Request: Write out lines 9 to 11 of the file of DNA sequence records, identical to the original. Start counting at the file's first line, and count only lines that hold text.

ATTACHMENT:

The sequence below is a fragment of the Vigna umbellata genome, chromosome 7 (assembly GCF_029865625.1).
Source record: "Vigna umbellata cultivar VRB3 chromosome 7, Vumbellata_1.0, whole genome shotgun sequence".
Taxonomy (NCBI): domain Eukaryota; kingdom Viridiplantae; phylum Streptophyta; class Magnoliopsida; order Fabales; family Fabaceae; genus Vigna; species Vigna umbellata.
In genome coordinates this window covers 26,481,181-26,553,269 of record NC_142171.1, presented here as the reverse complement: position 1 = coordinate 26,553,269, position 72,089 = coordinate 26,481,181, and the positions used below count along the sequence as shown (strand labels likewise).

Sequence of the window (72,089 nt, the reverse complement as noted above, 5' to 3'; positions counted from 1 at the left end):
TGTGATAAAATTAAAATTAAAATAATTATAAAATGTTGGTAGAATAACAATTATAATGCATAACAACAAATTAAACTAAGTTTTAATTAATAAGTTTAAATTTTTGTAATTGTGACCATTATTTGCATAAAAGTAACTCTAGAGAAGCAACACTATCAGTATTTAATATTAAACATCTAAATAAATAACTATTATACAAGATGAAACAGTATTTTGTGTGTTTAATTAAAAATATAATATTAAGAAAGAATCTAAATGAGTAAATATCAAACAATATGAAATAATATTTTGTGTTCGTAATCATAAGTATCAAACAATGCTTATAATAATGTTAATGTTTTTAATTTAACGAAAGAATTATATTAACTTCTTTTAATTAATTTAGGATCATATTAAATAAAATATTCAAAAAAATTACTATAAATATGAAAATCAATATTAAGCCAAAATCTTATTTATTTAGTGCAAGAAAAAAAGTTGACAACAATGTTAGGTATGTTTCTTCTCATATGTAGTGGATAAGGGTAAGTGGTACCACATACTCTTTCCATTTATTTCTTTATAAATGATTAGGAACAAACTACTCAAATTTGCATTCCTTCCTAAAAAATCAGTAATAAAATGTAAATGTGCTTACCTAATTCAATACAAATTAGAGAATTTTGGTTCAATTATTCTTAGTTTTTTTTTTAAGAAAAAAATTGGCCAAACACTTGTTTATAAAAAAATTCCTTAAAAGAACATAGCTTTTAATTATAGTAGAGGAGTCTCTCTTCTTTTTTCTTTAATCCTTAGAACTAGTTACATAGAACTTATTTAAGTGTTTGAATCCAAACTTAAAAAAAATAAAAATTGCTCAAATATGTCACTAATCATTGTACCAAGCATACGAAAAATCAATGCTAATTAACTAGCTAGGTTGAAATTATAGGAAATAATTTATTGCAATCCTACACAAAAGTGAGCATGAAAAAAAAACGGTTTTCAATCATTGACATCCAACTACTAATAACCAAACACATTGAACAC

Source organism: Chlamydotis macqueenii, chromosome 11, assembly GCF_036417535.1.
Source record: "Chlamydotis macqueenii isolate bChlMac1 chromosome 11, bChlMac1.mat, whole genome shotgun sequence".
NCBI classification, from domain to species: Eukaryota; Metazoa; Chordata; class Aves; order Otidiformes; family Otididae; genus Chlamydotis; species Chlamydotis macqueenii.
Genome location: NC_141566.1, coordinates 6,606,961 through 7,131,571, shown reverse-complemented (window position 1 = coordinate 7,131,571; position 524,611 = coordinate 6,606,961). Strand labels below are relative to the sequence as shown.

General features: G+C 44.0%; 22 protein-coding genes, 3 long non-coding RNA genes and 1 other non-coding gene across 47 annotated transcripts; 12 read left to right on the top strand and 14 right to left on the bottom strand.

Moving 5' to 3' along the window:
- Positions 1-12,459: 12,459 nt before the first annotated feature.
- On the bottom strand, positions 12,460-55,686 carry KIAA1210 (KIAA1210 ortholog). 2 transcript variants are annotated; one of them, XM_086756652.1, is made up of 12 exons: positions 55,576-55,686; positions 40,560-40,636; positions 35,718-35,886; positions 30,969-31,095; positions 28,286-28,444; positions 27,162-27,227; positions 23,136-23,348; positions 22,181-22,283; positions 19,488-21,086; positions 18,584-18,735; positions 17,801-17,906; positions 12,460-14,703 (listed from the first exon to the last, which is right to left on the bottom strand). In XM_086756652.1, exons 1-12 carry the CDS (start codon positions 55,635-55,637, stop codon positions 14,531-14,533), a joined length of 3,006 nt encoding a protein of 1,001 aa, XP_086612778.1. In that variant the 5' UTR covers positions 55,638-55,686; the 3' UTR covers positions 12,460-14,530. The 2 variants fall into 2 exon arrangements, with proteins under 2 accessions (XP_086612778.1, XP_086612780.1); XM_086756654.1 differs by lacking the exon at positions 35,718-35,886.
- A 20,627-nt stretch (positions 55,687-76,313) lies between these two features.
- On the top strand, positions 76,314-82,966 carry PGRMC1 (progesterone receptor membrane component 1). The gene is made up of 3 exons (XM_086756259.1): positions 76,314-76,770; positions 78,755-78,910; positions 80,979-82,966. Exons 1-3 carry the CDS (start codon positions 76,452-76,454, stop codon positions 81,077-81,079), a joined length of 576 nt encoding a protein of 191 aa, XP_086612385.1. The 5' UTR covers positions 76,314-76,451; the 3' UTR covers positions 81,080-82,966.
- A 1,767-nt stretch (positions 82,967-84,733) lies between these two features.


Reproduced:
NCBI classification, from domain to species: Eukaryota; Metazoa; Chordata; class Aves; order Otidiformes; family Otididae; genus Chlamydotis; species Chlamydotis macqueenii.
Genome location: NC_141566.1, coordinates 6,606,961 through 7,131,571, shown reverse-complemented (window position 1 = coordinate 7,131,571; position 524,611 = coordinate 6,606,961). Strand labels below are relative to the sequence as shown.

General features: G+C 44.0%; 22 protein-coding genes, 3 long non-coding RNA genes and 1 other non-coding gene across 47 annotated transcripts; 12 read left to right on the top strand and 14 right to left on the bottom strand.